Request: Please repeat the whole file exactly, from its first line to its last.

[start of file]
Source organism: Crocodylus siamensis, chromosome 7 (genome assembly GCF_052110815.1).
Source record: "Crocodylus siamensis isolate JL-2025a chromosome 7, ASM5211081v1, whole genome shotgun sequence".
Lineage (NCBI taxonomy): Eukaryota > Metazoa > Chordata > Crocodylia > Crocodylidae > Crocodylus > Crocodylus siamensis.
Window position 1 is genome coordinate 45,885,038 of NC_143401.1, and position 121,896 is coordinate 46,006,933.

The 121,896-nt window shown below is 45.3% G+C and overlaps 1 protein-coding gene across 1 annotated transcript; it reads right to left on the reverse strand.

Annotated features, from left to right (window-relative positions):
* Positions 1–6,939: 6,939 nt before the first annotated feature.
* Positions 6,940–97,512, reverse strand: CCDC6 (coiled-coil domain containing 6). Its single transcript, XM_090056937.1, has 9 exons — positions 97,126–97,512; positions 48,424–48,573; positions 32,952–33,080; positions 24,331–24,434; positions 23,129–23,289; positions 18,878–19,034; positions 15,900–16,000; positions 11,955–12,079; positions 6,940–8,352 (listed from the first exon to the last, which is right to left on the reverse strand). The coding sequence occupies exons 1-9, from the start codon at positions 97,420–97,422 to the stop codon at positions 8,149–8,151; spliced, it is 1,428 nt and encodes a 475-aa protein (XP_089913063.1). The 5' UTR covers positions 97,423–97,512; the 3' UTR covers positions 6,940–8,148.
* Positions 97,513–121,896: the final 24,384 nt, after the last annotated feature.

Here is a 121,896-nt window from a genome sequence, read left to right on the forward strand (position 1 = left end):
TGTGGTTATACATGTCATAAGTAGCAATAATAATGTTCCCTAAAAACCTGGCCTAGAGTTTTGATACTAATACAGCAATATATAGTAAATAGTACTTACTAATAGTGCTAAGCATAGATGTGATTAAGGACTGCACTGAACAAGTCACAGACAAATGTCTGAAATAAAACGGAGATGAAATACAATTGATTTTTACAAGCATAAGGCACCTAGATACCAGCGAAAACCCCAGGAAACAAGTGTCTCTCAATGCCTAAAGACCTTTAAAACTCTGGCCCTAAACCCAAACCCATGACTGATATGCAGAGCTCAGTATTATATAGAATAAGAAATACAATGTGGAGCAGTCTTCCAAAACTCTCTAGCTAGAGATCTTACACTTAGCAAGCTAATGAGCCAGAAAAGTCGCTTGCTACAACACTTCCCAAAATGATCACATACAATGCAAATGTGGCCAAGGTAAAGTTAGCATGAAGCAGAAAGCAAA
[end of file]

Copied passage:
Source organism: Crocodylus siamensis, chromosome 7 (genome assembly GCF_052110815.1).
Source record: "Crocodylus siamensis isolate JL-2025a chromosome 7, ASM5211081v1, whole genome shotgun sequence".
Lineage (NCBI taxonomy): Eukaryota > Metazoa > Chordata > Crocodylia > Crocodylidae > Crocodylus > Crocodylus siamensis.
Window position 1 is genome coordinate 45,885,038 of NC_143401.1, and position 121,896 is coordinate 46,006,933.

The 121,896-nt window shown below is 45.3% G+C and overlaps 1 protein-coding gene across 1 annotated transcript; it reads right to left on the reverse strand.

Annotated features, from left to right (window-relative positions):
* Positions 1–6,939: 6,939 nt before the first annotated feature.
* Positions 6,940–97,512, reverse strand: CCDC6 (coiled-coil domain containing 6). Its single transcript, XM_090056937.1, has 9 exons — positions 97,126–97,512; positions 48,424–48,573; positions 32,952–33,080; positions 24,331–24,434; positions 23,129–23,289; positions 18,878–19,034; positions 15,900–16,000; positions 11,955–12,079; positions 6,940–8,352 (listed from the first exon to the last, which is right to left on the reverse strand). The coding sequence occupies exons 1-9, from the start codon at positions 97,420–97,422 to the stop codon at positions 8,149–8,151; spliced, it is 1,428 nt and encodes a 475-aa protein (XP_089913063.1). The 5' UTR covers positions 97,423–97,512; the 3' UTR covers positions 6,940–8,148.
* Positions 97,513–121,896: the final 24,384 nt, after the last annotated feature.

Here is a 121,896-nt window from a genome sequence, read left to right on the forward strand (position 1 = left end):
TGTGGTTATACATGTCATAAGTAGCAATAATAATGTTCCCTAAAAACCTGGCCTAGAGTTTTGATACTAATACAGCAATATATAGTAAATAGTACTTACTAATAGTGCTAAGCATAGATGTGATTAAGGACTGCACTGAACAAGTCACAGACAAATGTCTGAAATAAAACGGAGATGAAATACAATTGATTTTTACAAGCATAAGGCACCTAGATACCAGCGAAAACCCCAGGAAACAAGTGTCTCTCAATGCCTAAAGACCTTTAAAACTCTGGCCCTAAACCCAAACCCATGACTGATATGCAGAGCTCAGTATTATATAGAATAAGAAATACAATGTGGAGCAGTCTTCCAAAACTCTCTAGCTAGAGATCTTACACTTAGCAAGCTAATGAGCCAGAAAAGTCGCTTGCTACAACACTTCCCAAAATGATCACATACAATGCAAATGTGGCCAAGGTAAAGTTAGCATGAAGCAGAAAGCAAA